Nostalgia is a funny thing. It suspends your logic. It rewrites history. And it creates intrinsic value.
It’s why the market has simply exploded on pre-revival Ford Broncos. Examples from the 1960s and ’70s have transformed into dream cars made of unobtainium, and even the later models are beginning to become coveted collector items.
Cue this 1993 Ford Bronco found on the AutoTrader marketplace, which has made its way into the inventory of the Summit Classic Car Collection – a collection curated by Scott Vickers, owner of Summit Ford in Toronto, Ont. – which usually features hyper-rare classic muscle cars from the ’60s and ’70s.
The Bronco in question lived the majority of its life in Oregon. Vickers bought the car online after recently selling a similar example. The classic Broncos, it seems, are once again becoming good business for a legacy Ford dealer. But Vickers didn’t exactly see the revival of the nameplate coming.
“I always liked them and drove the odd one as a demo, but never thought they would take off the way they have,” says Vickers. “I think Ford bringing back the brand has really helped boost the first- and second-generation Bronco.”
This ’93 Bronco is something of a departure from the Summit Classic collection in that it isn’t a hyper-rare show car – it is well-maintained, driveable nostalgia for regular Joe money.
That wonderfully ’90s crosshatch cloth interior. The plastic climate control switches. The analogue gauges with the old digital odometer that looks like the alarm clock from your childhood bedroom. The tried-and-true 5.0-litre Ford V8. If you don’t think you could ever be nostalgic for an engine, trust me, you can. Just listen to a cold start and run at idle. It will immediately occur to you that nothing on sale today has that same ting-y, lope-y, chop to it. It sounds just a little wrong, but oh, so very right.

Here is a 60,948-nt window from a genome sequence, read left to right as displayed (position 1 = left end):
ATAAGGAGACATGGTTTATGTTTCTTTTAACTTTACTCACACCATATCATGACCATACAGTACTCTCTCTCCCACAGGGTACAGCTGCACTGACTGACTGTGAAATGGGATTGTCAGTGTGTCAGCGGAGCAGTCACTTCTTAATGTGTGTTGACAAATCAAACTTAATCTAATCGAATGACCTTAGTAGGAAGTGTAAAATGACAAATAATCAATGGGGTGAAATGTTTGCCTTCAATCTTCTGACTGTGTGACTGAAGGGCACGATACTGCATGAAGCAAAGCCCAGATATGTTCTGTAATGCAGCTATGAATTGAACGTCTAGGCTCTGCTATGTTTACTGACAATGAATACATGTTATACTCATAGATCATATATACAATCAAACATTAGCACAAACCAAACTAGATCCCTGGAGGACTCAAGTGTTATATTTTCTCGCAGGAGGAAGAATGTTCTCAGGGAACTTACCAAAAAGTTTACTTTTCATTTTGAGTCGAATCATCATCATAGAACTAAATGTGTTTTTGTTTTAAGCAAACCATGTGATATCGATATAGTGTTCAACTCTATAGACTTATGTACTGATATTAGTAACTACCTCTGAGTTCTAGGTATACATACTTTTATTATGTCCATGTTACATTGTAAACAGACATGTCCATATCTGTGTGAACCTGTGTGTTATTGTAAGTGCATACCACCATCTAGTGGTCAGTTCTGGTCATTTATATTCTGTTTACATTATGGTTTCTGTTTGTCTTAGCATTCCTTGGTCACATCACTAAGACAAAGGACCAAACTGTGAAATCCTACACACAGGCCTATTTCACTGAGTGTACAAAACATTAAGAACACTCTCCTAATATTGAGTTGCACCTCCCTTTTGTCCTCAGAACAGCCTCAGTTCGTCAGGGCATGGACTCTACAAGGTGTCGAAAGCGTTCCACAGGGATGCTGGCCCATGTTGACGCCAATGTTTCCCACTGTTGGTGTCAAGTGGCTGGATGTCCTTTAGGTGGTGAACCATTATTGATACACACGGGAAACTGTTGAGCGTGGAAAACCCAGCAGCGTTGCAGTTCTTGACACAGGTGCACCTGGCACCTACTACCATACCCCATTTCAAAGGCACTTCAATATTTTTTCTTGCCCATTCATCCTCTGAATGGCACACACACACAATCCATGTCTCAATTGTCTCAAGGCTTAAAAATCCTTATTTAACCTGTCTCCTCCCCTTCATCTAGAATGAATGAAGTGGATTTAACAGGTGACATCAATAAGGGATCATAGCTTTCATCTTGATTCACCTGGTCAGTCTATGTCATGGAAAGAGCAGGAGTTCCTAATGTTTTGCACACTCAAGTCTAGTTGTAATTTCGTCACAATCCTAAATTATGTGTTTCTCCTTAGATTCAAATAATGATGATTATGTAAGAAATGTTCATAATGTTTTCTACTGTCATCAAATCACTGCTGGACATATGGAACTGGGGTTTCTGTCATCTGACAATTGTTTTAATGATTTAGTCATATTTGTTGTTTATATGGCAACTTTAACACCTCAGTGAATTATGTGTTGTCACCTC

Of course, there’s the steel body construction and classic, boxy silhouette that has no counterpart today, even with the new Bronco. But even the aftermarket Sony stereo deck makes me wish I’d never seen an iPhone or knew what Bluetooth was.
The included soft top (not pictured) conjures a fantastical mental image of some never truly achieved “perfect” summer day. Interesting fact about the soft top, though. It wasn’t a factory option in 1993 – it was an aftermarket accessory, so it’s not exactly clear how many period-correct examples are out there.
Still, it’s impossible not to view the fifth-gen Bronco as a throwback to a simpler time before our lives were consumed with screens, notifications, and electronic safety nannies.
Ironically, compared to its earlier iterations, the fifth-generation Bronco may have inspired some nostalgia of its own for the same reasons. For the 1992 model year, Ford wanted to address some safety concerns around the Bronco. It added three-point rear seat belts and a third rear brake light into the removable hardtop. It also integrated turn signals into the side mirrors – making it the first commuter vehicle to do so. Sure, that’s a standard feature by today’s standards, but it was pretty trick for the ’90s.
Those safety additions were all pretty benign, but the addition of the new brake light made the top more difficult to remove. The hardtop was the only factory option, and Ford went so far as to delete the guide on how to remove the top from the owner’s manual. The top was also held in place with torque screws, which, while certainly not impossible to remove, wasn’t exactly encouraging care-free adventure.
In many ways, the fifth-generation Bronco symbolized the beginning of the end of the original wave of campy, spirited, off-roading SUVs. Still, it’s impossible not to view this Bronco as a tempting escape to a time before AI or social media or whatever new music kids are into nowadays.
If you’re buying this Bronco to drive and enjoy it (please do that), this is a perfect specimen because you won’t have to worry whenever you put a little scratch in the clear coat. And if you’re looking for something to sit on and maybe restore a little and speculate if the market for this generation model will catch up to where the first and second generations are, then this is an easier way to get into the Bronco horse race (sorry).
Either way, I wouldn’t wait on this one because if nostalgia has the power to do anything, it’s drive demand.